Over the last half century, automakers have built vehicles to meet federal safety standards, and U.S. regulators largely enforced those standards once cars were sold to the public. But the advent of autonomous technology radically changes everything from vehicle design, including doing away with the steering wheel and pedals, to defining who is actually doing the driving, a human or software.
Because of this seismic shift, federal auto safety guidelines not only have to be altered to accommodate automated technology, but also to anticipate the changes ahead. That’s why the long-awaited U.S. DOT guidelines for autonomous vehicles unveiled today mark a sea change in how the federal government will approach the groundbreaking technology and also reveal a more proactive role by auto safety regulators and greater cooperation with automakers and others in the space.
Ahead of the release of the guidelines, federal officials said yesterday that automakers will be asked to voluntarily assess and submit to the DOT the design, development, testing and deployment plans for autonomous vehicles before they can be offered for sale or put into service on public roads. “The policy improves upon traditional U.S. auto regulation which relies on post-sale enforcement based on safety standards that can take many years to develop and traditionally are only put into force after new technologies have made significant market penetration,” Transportation Secretary Anthony Foxx said in a conference call with media yesterday ahead of today’s release of the autonomous vehicle guidelines.
Automakers will be asked to provide documentation on 15 different topics, including how autonomous driving systems detect objects, how information and alerts are displayed to drivers, testing and validation methods used to develop the technology and also cybersecurity measures. “We have to have a level of confidence that each one of the 15 has been independently reviewed, evaluated and confirmed.” Foxx said.
“This automated-vehicle policy envisions greater transparency as DOT works with manufacturers to ensure that safety is appropriately addressed on the front end of development,” Foxx added. “It’s really creating a more open-ended type of approach than we typically would.”
As part of its autonomous-vehicle policy, the U.S. DOT has also eliminated its automated-vehicle classification system and will adopt the five-level scale developed by the Society of Automotive Engineers (SAE). The new guidelines would encompass all vehicles with an SAE Level 3 automated driving system or higher, which can provide full autonomy without human intervention in certain situations. NHTSA will also ask automakers for assessments of their Level 2 vehicles that combine two or more automated driving functions, such as lane-keeping assist and adaptive cruise control but require drivers to control steering.
The policy will largely take effect starting today and NHTSA said it will begin asking automakers and others for their safety assessments in the coming months. Since the technology that the guidelines cover is already in many existing vehicles, NHTSA said it would work to expedite requests for exemptions from the standards.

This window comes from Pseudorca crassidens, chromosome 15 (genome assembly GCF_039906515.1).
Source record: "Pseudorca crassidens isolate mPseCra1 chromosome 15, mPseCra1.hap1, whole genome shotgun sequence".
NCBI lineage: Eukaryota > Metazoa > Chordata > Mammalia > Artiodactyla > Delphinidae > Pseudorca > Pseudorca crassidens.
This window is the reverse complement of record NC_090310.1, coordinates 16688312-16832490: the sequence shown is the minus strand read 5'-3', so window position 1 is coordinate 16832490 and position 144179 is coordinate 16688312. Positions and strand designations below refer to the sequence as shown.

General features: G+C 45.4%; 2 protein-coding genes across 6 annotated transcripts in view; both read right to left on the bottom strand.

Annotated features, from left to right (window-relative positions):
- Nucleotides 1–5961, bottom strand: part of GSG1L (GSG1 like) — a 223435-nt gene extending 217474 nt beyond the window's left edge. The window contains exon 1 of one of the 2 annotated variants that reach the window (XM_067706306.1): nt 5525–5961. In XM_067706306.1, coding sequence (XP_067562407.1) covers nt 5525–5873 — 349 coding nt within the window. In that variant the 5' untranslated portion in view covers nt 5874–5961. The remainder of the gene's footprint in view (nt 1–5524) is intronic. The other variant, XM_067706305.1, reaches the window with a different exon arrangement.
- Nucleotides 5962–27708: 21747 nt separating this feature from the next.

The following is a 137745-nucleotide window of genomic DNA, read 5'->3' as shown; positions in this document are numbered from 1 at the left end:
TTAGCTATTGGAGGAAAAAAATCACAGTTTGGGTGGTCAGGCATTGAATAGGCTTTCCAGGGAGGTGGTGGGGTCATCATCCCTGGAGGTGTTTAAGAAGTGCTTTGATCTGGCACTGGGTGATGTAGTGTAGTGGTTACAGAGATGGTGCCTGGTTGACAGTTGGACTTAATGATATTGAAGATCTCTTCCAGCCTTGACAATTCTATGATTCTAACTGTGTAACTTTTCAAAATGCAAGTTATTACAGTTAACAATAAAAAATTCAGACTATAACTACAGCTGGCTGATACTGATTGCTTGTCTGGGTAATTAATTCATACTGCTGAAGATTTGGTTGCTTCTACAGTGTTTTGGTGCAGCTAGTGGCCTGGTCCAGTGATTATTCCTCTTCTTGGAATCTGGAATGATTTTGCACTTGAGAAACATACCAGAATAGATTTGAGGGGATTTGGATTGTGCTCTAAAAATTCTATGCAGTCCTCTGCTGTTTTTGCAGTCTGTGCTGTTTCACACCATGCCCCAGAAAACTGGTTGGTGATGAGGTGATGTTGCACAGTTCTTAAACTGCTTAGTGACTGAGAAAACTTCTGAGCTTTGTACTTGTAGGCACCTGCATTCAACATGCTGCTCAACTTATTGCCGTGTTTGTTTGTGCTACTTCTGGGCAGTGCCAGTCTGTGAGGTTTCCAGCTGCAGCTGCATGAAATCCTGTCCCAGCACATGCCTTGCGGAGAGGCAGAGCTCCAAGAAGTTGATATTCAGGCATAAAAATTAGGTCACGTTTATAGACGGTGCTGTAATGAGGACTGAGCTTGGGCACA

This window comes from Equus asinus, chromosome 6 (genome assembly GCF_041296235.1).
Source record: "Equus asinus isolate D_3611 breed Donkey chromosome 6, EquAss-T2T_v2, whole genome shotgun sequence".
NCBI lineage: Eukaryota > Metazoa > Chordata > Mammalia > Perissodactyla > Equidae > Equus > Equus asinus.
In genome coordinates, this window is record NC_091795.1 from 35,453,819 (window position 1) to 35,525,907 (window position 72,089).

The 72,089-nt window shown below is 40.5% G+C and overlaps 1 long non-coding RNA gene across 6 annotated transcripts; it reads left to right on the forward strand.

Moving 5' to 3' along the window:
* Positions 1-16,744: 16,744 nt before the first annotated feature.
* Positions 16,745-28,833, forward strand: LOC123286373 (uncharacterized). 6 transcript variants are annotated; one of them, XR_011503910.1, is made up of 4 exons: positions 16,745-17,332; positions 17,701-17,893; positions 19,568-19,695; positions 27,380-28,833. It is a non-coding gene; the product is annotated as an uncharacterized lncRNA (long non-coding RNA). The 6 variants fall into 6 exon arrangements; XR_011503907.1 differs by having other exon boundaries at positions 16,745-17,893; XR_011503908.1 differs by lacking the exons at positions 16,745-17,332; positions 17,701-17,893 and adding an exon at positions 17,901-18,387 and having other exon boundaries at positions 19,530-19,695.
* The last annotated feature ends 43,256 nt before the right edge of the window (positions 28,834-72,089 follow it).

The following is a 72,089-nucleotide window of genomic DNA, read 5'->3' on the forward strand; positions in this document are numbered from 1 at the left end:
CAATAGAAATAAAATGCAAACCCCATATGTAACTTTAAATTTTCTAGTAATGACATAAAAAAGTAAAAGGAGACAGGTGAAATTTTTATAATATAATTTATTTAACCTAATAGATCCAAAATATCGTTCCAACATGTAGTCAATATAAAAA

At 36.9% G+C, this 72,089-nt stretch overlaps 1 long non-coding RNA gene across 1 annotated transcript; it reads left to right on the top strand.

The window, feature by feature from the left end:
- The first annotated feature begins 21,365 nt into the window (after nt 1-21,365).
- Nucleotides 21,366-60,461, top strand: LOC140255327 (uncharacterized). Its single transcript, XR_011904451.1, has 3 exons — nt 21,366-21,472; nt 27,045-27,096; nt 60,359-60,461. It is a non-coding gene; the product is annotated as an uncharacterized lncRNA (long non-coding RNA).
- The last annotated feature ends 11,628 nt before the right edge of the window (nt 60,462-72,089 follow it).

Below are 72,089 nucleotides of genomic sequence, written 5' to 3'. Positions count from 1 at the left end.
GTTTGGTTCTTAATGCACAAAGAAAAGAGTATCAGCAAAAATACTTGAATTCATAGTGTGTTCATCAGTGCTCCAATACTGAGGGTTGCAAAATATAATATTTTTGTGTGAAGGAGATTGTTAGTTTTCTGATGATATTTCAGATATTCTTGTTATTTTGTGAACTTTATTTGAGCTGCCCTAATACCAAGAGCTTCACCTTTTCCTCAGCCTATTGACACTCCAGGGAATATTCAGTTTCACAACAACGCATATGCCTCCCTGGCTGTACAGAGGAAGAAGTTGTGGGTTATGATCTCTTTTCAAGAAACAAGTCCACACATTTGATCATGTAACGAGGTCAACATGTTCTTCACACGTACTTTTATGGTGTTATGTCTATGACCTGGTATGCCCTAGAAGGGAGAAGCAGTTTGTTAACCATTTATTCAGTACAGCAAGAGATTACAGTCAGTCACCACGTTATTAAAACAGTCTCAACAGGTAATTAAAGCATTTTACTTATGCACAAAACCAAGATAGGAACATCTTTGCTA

Automakers and others developing self-driving vehicles such as Google, Uber and Lyft have been calling for blanket federal policy to supplant a growing patchwork of state regulations. During yesterday’s call Foxx discussed how the federal government and states would cooperate on the regulation of automated vehicles. He noted that under the new guidelines states would continue to manage licensing drivers, registering vehicles and regulating insurance, while federal officials would work with states to consider how to balance jurisdiction of testing and deployment of autonomous vehicles.
The U.S. DOT also recognized that quickly evolving automated-driving technology requires regulators to change how they approach policymaking. “Typically, we’d say a car has to meet ‘X’ standard a certain way,” Foxx said. “We recognize that there’s going to be different types of innovation that come to us, and we plan to evaluate each on its own terms.”
Carmakers and others were cautiously optimistic about the new federal guidelines and the DOT’s flexible approach to the technology. Gloria Bergquist, vice president of communications and public affairs for the Alliance of Automobile Manufacturers, said in an email that the federal guidance “is the right action to take since the technology is developing quickly and collaboration between automakers and NHTSA is critical to avoid policies that become outdated and inadvertently limit progress in reducing the number of crashes and saving lives.”
The Self-Driving Coalition for Safer Streets, an industry group made up of Google, Ford, Volvo, Lyft and Uber, said in an email that the “operating guidance will help create the foundation necessary to inform industry and future regulatory and legislative efforts. We believe guidance from NHTSA is crucial to achieving these goals as it recognizes the challenges specific to regulating a new technology.”
“Flexibility and innovation must also be preserved as this entirely new form of transportation comes to market,” Joe Okpaku, vice president of government relations for Lyft, said an email. “Much work remains ahead, but NHTSA’s guidelines are a step in the right direction.”
Originally published by Forbes.com